In 27 years of working within the Mental Health Act, I have used Sec.4 on only 17 occasions (and only once in the last 7 years). Most of those took place in the early years of the Act, when it was often impossible to get a second medical recommendation within a realistic time frame, especially in a rural area; when hospital bound consultants would still say: “Be a good chap and bring them in under a 4, and I’ll convert it to a 2 when you get here.”

I’ve written on this blog about the first time I used Sec.4 (Emma, posted on 11th July 2009) and the most recent time I’ve used it (Mavis, 24th April 2009). Here’s another example.

William was 40. He had learning difficulties and had been placed in a care home in our area for about a year. He had a history of impulsive and aggressive behaviour, and this had been getting worse over the last few weeks. He had assaulted two staff members and had been arrested, then bailed back to the home. Two days later, he assaulted three more staff members and was again arrested. He had again been bailed, but this time the home was no longer prepared to accommodate him. His Consultant Psychiatrist had arranged for a bed in a low secure private hospital and made a request for assessment for admission under Sec.2 Mental Health Act.

One might have imagined that this was a comparatively straightforward assessment of a man with learning difficulties (at least there was a bed – sometimes a bed for a patient with learning difficulties can take weeks to obtain, leaving the AMHP unable to complete an application because there is no hospital to put on the form, and sometimes having to obtain further medical recommendations because the first ones have run out of time).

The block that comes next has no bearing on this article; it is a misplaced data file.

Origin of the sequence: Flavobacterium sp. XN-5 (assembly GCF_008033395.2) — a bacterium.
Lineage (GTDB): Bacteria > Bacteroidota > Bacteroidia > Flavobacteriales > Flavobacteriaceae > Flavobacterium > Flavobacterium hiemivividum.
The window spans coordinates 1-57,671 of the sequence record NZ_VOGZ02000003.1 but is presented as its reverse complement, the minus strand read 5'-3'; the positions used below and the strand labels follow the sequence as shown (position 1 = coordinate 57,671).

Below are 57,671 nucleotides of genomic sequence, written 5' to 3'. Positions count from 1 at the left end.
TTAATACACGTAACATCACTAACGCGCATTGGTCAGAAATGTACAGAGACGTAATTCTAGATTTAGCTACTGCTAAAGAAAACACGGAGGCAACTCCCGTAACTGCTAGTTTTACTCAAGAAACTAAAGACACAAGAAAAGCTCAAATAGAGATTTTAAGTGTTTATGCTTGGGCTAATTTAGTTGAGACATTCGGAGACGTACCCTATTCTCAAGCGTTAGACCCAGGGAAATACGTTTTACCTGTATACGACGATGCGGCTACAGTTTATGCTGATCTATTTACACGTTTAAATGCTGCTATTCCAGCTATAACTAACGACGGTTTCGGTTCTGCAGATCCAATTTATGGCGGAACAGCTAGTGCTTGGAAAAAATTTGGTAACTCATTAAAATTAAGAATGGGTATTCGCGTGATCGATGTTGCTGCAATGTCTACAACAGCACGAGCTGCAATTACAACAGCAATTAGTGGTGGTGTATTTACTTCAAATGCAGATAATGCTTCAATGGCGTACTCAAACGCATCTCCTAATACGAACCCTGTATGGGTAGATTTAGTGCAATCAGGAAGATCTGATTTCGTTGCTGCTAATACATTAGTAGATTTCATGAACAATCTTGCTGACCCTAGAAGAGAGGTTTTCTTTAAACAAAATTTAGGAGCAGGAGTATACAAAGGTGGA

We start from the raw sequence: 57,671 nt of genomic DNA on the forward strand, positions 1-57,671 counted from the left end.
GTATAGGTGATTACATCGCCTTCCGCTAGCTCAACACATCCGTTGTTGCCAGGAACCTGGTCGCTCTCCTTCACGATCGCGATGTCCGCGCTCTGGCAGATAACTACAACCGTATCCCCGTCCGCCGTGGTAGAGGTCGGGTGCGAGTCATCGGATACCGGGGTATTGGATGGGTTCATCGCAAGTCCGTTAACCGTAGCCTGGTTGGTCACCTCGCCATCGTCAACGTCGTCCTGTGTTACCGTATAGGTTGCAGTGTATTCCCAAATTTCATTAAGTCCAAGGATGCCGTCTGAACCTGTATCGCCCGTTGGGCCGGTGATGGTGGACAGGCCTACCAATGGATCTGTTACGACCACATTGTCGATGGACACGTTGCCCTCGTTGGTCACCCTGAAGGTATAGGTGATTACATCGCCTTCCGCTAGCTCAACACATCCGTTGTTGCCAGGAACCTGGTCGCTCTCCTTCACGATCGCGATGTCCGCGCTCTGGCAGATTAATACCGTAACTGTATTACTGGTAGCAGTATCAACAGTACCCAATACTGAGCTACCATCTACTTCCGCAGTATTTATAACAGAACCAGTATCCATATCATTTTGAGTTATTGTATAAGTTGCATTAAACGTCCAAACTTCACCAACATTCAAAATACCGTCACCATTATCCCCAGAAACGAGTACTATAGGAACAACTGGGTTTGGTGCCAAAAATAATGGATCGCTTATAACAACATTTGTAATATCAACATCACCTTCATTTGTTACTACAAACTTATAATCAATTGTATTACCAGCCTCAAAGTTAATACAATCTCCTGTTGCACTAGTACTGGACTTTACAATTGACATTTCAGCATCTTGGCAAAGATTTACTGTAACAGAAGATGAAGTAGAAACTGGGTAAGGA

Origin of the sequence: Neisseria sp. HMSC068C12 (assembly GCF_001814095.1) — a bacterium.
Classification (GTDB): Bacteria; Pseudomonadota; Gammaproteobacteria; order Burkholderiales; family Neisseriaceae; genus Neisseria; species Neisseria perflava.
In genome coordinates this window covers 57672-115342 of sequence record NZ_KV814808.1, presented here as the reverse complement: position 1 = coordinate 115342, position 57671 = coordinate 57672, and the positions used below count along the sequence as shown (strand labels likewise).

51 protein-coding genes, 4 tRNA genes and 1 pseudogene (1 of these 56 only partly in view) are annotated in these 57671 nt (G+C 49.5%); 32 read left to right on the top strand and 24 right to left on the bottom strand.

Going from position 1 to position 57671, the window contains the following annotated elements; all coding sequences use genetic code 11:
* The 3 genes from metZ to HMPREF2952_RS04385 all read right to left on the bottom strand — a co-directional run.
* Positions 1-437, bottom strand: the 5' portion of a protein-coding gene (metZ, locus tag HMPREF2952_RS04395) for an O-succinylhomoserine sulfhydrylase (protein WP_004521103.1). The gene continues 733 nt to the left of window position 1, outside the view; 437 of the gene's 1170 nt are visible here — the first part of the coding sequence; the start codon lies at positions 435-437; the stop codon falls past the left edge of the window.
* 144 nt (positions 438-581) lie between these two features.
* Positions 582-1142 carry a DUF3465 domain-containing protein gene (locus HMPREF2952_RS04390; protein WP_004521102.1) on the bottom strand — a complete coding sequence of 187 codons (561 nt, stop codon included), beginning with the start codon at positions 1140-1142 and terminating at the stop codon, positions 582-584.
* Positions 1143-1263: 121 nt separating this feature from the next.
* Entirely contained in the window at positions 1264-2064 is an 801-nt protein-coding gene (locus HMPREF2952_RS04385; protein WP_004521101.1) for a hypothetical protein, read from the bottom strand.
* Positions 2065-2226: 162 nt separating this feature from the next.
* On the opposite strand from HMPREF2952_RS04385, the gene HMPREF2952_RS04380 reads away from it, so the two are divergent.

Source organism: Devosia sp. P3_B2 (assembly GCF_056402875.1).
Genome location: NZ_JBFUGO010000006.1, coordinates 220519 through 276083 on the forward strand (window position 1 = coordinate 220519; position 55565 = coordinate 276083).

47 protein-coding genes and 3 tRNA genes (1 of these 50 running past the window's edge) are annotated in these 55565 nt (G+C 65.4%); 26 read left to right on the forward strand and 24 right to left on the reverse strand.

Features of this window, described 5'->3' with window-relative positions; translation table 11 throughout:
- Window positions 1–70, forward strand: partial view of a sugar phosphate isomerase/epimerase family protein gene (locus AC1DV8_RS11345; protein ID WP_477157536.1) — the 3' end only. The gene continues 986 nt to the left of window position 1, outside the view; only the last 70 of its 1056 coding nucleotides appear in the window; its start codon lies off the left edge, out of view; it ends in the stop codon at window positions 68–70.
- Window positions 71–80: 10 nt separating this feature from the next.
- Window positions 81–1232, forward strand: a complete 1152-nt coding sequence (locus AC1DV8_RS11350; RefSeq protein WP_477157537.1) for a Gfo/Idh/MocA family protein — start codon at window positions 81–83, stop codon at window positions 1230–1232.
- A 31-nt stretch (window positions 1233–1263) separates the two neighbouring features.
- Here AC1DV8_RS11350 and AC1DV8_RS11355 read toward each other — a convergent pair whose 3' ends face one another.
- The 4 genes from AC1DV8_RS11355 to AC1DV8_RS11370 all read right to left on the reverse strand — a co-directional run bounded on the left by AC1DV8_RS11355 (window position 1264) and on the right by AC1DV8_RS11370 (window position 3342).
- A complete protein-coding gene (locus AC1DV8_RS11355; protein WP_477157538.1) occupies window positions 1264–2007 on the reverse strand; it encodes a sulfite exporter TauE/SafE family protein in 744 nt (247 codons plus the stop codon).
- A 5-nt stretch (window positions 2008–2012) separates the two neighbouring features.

But as I obtained more information, my heart sank. Firstly, the Consultant had not actually provided a medical recommendation, and was not currently available. Secondly, William was not at the police station, since he had been bailed and the staff had picked him up. And he was not at the care home, because they were refusing to take him back, and he was refusing to go back. At the time I received the request, he was being driven round the county in the home’s minibus, in the company of four of the staff. It was the only way to keep him happy and prevent him from beating them all up.

So somehow I had to arrange for the assessment of an aggressive and impulsive man with learning difficulties (and epilepsy and diabetes) who was only being managed by taking him wherever in the county he had a whim to go, otherwise he was going to assault even more staff. The Consultant, who had seen him and who could have furnished a recommendation, was unavailable. It did seem to be a matter of “urgent necessity” to admit him to hospital. It seemed logistically impossible to get two doctors in one place at the same time as the patient, and would involve unreasonable delay.